Former Iowa national champion Tony Ramos discusses the challenges his first two years of coaching has brought. Cody Goodwin/The Register
The phone call rings through to voicemail on the first try, but then a call back comes less than a minute later. Tony Ramos has always been good about responding quickly. This time, he opens with an apology.
“I had to pick my son up from pre-school,” the former Iowa wrestling star says.
Last weekend, Ramos stepped off the mat for the final time as a competitor. The 28-year-old officially retired after losing in the semifinals of the world team trials in Raleigh, North Carolina.
Ramos opened his competition by defeating Cory Clark, a former Iowa teammate, but then fell to former Penn State wrestler Nico Megaludis. Afterward, he left his shoes in the center of Mat 1 inside NC State’s Reynolds Coliseum, a time-honored tradition for retiring wrestlers.
The crowd stood in applause, recognizing the end of one of the decade’s most memorable wrestling careers.
“When I made the decision to continue competing this year, it was, 'Hey, this is it,'” Ramos says now. “This is going to be the last run. I’m going to put everything I’ve got into it, and if it doesn’t work out, it doesn’t work out. I knew that from the beginning of the season.
“As a family, we’ve known it’s been getting close to that time. I’m content. I don’t have any regrets. I went out on my terms. Not a lot of people can say that. I’m very grateful.”
Over the phone, Ramos dives into his new reality, or at least the one he’s transitioning toward: full-time coach, full-time dad. He and his wife, Megan, have three kids now — two boys, A.J. and Lincoln, and a girl, Calla. They’ve lived in Chapel Hill for the past three years as he’s served as an assistant at North Carolina.
A few days removed from the end of his career, he is still overwhelmed by the number of messages he’s received — from coaches, teammates, competitors, fans.
From former Ohio State star Logan Stieber, who beat Ramos in the 2013 NCAA finals: “Congrats to my guy on his retirement. One of the real ones in the sport! Big coaching future ahead.”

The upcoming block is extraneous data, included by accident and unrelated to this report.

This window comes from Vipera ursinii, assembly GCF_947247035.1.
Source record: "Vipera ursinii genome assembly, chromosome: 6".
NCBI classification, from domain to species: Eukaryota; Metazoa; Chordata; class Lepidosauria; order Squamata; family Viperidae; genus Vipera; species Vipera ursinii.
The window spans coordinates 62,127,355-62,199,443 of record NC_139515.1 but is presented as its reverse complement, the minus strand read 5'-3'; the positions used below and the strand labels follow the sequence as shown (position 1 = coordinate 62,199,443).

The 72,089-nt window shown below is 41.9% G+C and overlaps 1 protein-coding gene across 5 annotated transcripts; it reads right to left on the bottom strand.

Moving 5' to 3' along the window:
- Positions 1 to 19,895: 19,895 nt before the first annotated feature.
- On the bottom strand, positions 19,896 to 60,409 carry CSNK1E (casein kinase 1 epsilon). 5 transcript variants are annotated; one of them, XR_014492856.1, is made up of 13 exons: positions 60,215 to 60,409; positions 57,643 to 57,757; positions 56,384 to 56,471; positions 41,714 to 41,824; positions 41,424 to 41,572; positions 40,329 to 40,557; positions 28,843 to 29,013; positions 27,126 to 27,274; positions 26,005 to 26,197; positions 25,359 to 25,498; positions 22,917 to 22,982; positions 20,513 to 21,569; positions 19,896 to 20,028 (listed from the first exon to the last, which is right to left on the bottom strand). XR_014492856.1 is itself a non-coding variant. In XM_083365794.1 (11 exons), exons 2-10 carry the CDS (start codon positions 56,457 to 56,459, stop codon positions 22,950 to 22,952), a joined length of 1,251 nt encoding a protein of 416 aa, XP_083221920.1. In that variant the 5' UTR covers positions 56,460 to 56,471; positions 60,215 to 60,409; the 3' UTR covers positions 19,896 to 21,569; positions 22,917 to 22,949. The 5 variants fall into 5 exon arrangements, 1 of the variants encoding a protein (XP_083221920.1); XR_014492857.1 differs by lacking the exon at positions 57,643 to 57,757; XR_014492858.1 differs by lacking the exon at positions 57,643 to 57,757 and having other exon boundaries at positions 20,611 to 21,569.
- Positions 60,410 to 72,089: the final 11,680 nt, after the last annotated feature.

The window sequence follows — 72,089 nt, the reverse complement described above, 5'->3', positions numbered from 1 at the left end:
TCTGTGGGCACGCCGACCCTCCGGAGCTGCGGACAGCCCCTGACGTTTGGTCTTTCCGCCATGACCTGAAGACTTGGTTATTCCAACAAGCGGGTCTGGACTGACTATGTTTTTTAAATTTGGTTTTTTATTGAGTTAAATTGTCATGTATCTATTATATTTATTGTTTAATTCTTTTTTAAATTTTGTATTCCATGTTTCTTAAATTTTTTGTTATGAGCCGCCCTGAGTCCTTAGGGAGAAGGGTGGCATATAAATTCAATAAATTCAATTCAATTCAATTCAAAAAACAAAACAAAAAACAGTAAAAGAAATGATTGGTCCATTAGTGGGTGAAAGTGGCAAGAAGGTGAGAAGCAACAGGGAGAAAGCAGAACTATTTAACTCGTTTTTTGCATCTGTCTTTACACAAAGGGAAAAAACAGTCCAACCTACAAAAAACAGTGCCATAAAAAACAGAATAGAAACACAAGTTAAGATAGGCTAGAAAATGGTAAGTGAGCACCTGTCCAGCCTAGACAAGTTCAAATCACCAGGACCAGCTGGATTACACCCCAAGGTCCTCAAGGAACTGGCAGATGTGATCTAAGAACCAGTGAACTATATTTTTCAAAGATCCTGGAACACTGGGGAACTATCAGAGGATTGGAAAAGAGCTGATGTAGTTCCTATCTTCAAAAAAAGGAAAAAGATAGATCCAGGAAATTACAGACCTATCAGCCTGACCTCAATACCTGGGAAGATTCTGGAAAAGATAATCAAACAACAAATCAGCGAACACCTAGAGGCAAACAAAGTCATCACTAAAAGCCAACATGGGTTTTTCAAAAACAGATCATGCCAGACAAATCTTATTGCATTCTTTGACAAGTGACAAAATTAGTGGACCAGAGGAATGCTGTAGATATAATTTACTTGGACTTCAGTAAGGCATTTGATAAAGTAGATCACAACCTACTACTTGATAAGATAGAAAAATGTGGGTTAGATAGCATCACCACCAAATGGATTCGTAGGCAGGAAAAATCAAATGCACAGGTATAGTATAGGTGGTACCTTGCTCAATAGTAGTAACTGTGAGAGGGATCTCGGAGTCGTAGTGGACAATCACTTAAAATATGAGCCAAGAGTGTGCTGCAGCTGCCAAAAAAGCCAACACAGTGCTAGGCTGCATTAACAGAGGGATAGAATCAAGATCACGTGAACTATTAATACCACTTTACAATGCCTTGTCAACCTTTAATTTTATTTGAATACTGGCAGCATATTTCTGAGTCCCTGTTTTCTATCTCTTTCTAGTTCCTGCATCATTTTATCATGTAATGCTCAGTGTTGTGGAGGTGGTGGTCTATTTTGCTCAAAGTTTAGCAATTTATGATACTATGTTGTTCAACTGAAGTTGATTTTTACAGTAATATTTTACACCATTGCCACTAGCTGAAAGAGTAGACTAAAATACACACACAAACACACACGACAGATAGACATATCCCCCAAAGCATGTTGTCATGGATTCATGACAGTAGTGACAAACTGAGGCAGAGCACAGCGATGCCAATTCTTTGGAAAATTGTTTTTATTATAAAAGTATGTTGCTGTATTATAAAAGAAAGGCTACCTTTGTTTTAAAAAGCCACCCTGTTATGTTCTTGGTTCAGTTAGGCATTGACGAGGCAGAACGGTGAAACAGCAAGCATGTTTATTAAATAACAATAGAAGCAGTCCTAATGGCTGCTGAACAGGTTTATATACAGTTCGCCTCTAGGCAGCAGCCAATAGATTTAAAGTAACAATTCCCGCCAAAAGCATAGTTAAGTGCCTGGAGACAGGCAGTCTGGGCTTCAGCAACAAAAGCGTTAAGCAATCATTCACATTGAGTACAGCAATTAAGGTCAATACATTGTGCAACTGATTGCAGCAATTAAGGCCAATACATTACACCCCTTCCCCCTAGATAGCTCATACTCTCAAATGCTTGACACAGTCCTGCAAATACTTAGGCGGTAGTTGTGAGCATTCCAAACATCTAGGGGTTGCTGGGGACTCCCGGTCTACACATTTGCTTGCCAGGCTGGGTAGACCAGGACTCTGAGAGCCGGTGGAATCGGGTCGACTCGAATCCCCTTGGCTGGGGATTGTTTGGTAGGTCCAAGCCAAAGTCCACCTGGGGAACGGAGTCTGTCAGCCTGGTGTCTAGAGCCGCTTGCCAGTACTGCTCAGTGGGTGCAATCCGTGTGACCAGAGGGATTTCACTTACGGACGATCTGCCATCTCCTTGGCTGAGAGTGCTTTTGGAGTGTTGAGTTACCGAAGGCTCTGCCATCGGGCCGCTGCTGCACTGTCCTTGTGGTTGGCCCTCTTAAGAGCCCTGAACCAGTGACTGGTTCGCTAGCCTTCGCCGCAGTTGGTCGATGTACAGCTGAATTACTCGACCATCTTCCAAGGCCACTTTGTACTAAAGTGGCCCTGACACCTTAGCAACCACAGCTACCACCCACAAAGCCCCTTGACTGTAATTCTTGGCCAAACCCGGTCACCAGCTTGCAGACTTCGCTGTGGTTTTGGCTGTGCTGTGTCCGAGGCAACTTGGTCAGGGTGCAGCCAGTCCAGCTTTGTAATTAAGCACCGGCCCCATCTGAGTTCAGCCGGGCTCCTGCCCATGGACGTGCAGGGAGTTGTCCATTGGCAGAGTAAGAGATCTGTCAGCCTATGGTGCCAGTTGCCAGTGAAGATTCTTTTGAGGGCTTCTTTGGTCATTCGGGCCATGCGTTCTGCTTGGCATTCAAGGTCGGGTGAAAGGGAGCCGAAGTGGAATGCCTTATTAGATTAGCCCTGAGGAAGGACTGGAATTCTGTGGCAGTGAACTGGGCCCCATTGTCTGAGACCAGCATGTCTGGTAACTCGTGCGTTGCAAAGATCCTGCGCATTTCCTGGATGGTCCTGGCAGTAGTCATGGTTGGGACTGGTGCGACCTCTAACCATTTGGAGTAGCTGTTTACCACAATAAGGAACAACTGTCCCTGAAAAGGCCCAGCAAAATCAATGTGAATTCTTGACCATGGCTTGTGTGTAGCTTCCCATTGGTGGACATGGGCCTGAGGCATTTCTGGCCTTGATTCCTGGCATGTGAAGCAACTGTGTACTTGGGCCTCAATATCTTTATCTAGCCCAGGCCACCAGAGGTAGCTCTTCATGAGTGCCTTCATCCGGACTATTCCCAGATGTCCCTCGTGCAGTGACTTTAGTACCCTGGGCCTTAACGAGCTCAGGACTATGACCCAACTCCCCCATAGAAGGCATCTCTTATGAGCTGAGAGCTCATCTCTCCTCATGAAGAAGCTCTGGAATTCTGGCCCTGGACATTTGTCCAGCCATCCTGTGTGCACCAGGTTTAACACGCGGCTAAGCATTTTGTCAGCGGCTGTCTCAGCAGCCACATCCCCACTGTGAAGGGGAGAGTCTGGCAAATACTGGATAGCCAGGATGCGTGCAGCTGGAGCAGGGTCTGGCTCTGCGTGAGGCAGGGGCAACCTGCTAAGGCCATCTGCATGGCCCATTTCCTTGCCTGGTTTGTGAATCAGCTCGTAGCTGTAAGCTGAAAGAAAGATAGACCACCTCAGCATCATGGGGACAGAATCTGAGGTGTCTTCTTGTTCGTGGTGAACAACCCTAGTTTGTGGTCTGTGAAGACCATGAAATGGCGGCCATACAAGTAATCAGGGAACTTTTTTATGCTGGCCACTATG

From former Cornell national champion Nahshon Garrett: “Strongest right hand collar tie I ever felt. Thanks for the battles, looking forward to seeing you grow in the area of coaching brotha.”
From Megaludis, who eliminated Ramos on Saturday: “I respect guys that go fight and battle every time out there and (Tony) was one of those guys. Made me a better wrestler by beating me before and placing ahead of me in tournaments. Congrats on a great career and my best to you!”
And those were just the ones made public.
“Pretty cool to see some of the guys you competed against, or some of the legends in the sport, reach out and say that you made them better,” Ramos says, “or how it was awesome to compete alongside you and go through the process with you.
“When you’re wrestling and competing and trying to beat these guys, all that matters are wins and losses. Now that it’s over, you start to think more about the journey and the experiences.”
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Ramos says he didn’t give any thought to one final Olympics run, a matter that’s become complicated for many wrestlers since the number of weights available shrinks from 10 to six. A spot on the Olympic team is perhaps the one thing missing from his sterling wrestling résumé.
Before wrestling at Iowa, Ramos won three Illinois state titles at Glenbard North. He was a true freshman when the Hawkeyes won the 2010 NCAA team championship. He won a Big Ten and NCAA title as a senior in 2014. He won 120 career matches and went 34-0 all-time at Carver-Hawkeye Arena. He won three U.S. Open titles and made consecutive Senior men’s freestyle world teams.